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Журнальный клуб Интелрос » Strategic Perspectives » №13, 2013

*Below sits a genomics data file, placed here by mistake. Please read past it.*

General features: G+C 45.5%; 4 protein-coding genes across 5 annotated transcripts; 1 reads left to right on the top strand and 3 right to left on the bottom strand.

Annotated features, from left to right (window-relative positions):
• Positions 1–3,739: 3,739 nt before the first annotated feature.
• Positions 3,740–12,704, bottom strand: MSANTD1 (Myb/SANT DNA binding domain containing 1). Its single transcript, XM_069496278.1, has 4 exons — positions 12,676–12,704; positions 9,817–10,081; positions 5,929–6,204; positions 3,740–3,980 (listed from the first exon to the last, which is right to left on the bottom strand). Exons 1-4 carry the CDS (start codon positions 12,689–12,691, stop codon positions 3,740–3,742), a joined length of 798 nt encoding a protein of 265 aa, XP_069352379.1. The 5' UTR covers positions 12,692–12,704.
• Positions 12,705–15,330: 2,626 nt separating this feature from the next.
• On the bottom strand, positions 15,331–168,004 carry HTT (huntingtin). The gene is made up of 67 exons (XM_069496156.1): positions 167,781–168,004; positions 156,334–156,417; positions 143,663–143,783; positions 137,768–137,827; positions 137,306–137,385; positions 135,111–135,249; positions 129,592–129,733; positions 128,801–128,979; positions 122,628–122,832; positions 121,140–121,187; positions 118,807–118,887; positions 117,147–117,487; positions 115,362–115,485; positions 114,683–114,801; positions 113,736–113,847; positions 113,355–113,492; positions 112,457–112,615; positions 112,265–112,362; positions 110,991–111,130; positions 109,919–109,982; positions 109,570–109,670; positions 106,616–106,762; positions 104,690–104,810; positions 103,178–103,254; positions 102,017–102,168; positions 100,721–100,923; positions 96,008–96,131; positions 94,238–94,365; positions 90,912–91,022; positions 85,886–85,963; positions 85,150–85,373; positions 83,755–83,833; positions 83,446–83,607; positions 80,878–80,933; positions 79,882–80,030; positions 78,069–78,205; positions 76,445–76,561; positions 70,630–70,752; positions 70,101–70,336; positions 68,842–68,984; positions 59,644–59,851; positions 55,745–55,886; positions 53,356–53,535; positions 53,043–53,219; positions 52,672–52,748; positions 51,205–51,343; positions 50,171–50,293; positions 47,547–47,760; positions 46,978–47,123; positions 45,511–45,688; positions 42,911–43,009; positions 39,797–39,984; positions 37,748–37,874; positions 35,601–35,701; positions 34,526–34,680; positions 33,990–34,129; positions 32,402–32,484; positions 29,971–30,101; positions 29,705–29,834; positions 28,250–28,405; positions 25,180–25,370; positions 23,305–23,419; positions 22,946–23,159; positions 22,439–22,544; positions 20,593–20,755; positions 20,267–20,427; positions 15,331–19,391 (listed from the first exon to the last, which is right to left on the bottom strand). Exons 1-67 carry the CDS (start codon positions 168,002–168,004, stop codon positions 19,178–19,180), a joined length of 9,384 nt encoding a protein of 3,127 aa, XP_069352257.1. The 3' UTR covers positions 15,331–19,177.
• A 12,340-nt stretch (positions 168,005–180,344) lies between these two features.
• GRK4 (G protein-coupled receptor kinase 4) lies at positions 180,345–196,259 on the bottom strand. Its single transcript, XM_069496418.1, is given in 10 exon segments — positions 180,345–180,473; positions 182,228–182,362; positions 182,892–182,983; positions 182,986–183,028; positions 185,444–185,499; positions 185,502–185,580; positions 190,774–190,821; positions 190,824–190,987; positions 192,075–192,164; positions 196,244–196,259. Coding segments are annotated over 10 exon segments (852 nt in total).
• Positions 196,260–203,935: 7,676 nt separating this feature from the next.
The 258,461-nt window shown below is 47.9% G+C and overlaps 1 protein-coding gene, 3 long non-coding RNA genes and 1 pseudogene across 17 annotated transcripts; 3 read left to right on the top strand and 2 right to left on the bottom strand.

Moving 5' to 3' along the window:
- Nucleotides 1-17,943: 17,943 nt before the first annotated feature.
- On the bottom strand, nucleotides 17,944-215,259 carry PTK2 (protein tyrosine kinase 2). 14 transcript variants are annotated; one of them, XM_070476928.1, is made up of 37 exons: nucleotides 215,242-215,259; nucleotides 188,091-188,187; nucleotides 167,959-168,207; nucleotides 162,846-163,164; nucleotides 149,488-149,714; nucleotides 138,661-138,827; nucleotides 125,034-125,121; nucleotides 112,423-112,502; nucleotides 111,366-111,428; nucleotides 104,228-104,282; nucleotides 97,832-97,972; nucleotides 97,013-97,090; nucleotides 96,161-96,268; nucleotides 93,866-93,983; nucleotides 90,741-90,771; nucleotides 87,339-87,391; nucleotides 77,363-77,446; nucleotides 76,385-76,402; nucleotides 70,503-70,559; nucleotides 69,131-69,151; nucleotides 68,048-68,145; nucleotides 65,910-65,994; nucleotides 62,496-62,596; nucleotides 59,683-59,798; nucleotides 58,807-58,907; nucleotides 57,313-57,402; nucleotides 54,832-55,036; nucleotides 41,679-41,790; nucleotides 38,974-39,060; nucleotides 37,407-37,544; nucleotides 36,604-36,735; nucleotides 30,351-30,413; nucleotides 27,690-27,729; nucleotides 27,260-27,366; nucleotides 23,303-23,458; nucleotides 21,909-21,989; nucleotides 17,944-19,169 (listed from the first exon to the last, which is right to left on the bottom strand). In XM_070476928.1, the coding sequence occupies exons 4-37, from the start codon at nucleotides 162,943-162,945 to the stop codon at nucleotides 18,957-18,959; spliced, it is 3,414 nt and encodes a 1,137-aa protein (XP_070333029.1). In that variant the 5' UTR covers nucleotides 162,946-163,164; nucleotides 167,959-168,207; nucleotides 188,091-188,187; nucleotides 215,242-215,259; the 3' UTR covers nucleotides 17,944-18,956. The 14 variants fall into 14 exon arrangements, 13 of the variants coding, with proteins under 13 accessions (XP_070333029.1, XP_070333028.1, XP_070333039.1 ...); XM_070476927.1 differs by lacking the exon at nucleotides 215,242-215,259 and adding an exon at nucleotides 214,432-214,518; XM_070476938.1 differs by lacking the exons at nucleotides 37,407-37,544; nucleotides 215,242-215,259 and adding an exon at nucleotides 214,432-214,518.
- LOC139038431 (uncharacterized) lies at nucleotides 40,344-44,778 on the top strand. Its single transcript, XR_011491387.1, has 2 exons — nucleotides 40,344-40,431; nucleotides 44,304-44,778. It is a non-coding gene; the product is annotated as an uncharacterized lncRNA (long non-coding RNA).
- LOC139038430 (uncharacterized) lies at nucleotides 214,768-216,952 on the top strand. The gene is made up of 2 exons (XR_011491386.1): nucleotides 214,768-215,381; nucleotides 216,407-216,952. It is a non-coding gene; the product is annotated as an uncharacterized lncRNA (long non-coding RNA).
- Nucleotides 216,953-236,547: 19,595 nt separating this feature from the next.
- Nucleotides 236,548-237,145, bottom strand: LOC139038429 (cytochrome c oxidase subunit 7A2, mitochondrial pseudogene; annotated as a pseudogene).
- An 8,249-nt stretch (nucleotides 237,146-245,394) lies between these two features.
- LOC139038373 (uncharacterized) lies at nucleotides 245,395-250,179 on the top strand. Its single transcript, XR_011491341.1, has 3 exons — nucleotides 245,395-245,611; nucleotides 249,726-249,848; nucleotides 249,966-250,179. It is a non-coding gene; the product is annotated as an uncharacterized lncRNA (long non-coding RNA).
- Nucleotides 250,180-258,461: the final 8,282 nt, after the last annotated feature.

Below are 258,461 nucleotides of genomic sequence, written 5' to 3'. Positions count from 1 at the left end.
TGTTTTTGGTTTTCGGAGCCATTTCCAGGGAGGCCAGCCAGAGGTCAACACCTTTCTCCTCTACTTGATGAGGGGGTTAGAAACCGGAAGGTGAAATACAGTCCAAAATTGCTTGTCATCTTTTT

In April 2012, the North Atlantic Council agreed on the new North Atlantic Treaty Organization (NATO) policy guidelines on counterterrorism. On May 20, 2012, the Alliance’s Heads of State and Government endorsed the policy guidelines at their summit in Chicago and tasked the North Atlantic Council to “prepare an Action Plan to further enhance NATO’s ability to prevent, deter, and respond to terrorism by identifying initiatives to enhance threat awareness, capabilities, and engagement.”1 What may appear as routine NATO business—the agreement of a policy and the development of an implementation plan—is in fact groundbreaking news for the Alliance. Until now, NATO did not have an agreed policy to define its role and mandate in countering the terrorist threat, notwithstanding the fact that a terrorist attack was the origin of its first and only invocation of the Article 5 collective defense clause.

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